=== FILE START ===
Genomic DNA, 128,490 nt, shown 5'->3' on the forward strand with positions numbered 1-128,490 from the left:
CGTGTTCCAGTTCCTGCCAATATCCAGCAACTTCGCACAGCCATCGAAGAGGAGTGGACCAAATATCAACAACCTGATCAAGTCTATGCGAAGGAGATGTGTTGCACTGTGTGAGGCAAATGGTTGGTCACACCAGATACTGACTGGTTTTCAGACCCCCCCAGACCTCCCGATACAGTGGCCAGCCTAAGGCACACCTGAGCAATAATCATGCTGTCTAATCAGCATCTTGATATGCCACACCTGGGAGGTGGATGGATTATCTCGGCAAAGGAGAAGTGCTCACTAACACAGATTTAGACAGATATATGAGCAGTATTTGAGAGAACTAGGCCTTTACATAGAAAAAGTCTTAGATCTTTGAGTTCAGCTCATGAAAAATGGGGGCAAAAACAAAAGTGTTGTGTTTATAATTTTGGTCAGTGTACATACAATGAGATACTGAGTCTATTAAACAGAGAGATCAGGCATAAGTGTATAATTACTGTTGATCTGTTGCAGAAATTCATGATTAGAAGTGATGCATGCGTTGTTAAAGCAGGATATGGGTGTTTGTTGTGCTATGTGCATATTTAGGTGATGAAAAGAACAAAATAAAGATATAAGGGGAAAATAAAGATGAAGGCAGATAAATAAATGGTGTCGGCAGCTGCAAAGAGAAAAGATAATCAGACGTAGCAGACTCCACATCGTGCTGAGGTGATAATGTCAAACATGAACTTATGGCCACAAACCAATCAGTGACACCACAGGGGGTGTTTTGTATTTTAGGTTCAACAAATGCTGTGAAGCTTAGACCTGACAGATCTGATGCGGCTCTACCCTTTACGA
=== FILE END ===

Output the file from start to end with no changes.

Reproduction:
Genomic DNA, 128,490 nt, shown 5'->3' on the forward strand with positions numbered 1-128,490 from the left:
CGTGTTCCAGTTCCTGCCAATATCCAGCAACTTCGCACAGCCATCGAAGAGGAGTGGACCAAATATCAACAACCTGATCAAGTCTATGCGAAGGAGATGTGTTGCACTGTGTGAGGCAAATGGTTGGTCACACCAGATACTGACTGGTTTTCAGACCCCCCCAGACCTCCCGATACAGTGGCCAGCCTAAGGCACACCTGAGCAATAATCATGCTGTCTAATCAGCATCTTGATATGCCACACCTGGGAGGTGGATGGATTATCTCGGCAAAGGAGAAGTGCTCACTAACACAGATTTAGACAGATATATGAGCAGTATTTGAGAGAACTAGGCCTTTACATAGAAAAAGTCTTAGATCTTTGAGTTCAGCTCATGAAAAATGGGGGCAAAAACAAAAGTGTTGTGTTTATAATTTTGGTCAGTGTACATACAATGAGATACTGAGTCTATTAAACAGAGAGATCAGGCATAAGTGTATAATTACTGTTGATCTGTTGCAGAAATTCATGATTAGAAGTGATGCATGCGTTGTTAAAGCAGGATATGGGTGTTTGTTGTGCTATGTGCATATTTAGGTGATGAAAAGAACAAAATAAAGATATAAGGGGAAAATAAAGATGAAGGCAGATAAATAAATGGTGTCGGCAGCTGCAAAGAGAAAAGATAATCAGACGTAGCAGACTCCACATCGTGCTGAGGTGATAATGTCAAACATGAACTTATGGCCACAAACCAATCAGTGACACCACAGGGGGTGTTTTGTATTTTAGGTTCAACAAATGCTGTGAAGCTTAGACCTGACAGATCTGATGCGGCTCTACCCTTTACGA